I disagree with the idea that the options available to Lynch and Frost were "cynically capitalize on nostalgia" or "deliver a show that spends more time with James Hurley than it does Dale Cooper and Audrey Horne combined." I'm still thrilled to sit down and watch it every week, and acknowledge that maybe the final four episodes will provide some sort of revelation that makes these creative decisions feel necessary to me. But I disagree that the very idea of making a third season of Twin Peaks in which Dale Cooper and Audrey Horne play prominent roles would have to be cynical and stupid, and that withholding things the audience wants is inherently a better, more sophisticated creative choice. (Conversation around Twin Peaks has been making me think a lot about a Slate piece from a while back,
"Against Subtlety" that touches on some related themes).

I'm definitely not saying that it is an either/or choice. But a majority of the time, a reboot of an old show errs on the side of nostalgia grab over finding its own voice. I'm just grateful this one is taking a different tact, and I say that as a huge fan of Cooper. I don't think it is "overthinking" to make the choices that have been made so far.

(We're also getting a good deal of Cooper - just not in the way we might have expected.)

EDIT - Looking forward to checking out that Slate piece, thanks for sharing it!

Maybe overthinking wasn't the best way to describe what I mean...I respect the choice, and certainly do appreciate some aspects of it. But if David Lynch and Mark Frost came to me a year or two ago and said "hey, we wrote two scripts for a new Twin Peaks and we think they're both really good, and one of them has a lot of Dale Cooper in it and one of them doesn't, which one should we shoot?", I'd chose the former any day of the week.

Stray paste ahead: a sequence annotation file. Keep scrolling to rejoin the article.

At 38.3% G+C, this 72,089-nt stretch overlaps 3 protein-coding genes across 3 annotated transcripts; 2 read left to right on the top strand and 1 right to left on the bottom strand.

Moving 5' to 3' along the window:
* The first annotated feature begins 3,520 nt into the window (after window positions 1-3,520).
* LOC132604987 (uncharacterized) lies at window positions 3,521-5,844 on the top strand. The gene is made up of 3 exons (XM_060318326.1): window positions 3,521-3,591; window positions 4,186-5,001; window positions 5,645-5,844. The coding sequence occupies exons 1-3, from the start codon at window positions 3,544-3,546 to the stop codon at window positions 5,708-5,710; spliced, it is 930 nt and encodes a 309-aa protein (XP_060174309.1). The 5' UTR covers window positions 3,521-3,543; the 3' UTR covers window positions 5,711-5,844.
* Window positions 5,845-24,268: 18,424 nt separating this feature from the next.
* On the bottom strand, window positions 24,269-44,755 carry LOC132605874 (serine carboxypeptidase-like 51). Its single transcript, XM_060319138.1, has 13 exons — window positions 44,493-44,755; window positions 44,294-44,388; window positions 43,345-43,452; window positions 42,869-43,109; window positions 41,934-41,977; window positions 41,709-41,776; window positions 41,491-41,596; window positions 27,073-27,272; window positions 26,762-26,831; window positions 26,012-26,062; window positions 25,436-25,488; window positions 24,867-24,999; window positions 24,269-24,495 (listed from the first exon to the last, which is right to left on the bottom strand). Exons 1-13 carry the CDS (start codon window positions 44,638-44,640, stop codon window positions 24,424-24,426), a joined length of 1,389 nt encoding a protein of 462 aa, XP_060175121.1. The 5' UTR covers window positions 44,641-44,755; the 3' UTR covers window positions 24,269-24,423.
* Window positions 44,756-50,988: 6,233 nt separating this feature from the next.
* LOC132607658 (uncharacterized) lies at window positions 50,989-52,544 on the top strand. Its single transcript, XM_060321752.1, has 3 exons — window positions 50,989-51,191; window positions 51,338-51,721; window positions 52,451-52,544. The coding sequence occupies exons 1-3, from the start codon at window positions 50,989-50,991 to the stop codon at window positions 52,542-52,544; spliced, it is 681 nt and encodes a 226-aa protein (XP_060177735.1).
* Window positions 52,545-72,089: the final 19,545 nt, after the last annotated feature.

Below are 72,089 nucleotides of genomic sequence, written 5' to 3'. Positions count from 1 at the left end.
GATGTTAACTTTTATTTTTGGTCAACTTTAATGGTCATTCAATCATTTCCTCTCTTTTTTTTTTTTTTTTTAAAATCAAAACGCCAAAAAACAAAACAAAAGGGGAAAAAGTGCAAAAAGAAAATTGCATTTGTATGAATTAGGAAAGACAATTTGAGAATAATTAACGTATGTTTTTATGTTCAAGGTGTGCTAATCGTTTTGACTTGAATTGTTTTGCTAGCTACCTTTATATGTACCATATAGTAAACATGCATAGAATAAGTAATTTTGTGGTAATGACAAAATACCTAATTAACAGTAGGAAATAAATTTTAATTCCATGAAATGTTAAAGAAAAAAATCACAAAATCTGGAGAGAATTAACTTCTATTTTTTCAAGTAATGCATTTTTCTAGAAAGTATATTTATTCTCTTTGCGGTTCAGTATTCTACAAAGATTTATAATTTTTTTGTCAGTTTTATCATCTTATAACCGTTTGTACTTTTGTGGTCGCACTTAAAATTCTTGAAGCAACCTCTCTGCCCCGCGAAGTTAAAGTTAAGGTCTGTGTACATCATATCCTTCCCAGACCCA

I did finally give up all of my Dougie-hate for good after that scene when Dougie is having a celebratory dinner with the casino guys and he keeps trying to grab their glasses every time they offer a toast. Kyle MacLachlan is just too good.

I like that Slate piece a lot, although I will concede that the principals behind an argument that there is value in art conveying meaning clearly and directly is not likely to hold much water with a creator like David Lynch In any case, it speaks to my feeling that sometimes a swoosh is just as good as or better than a bank shot.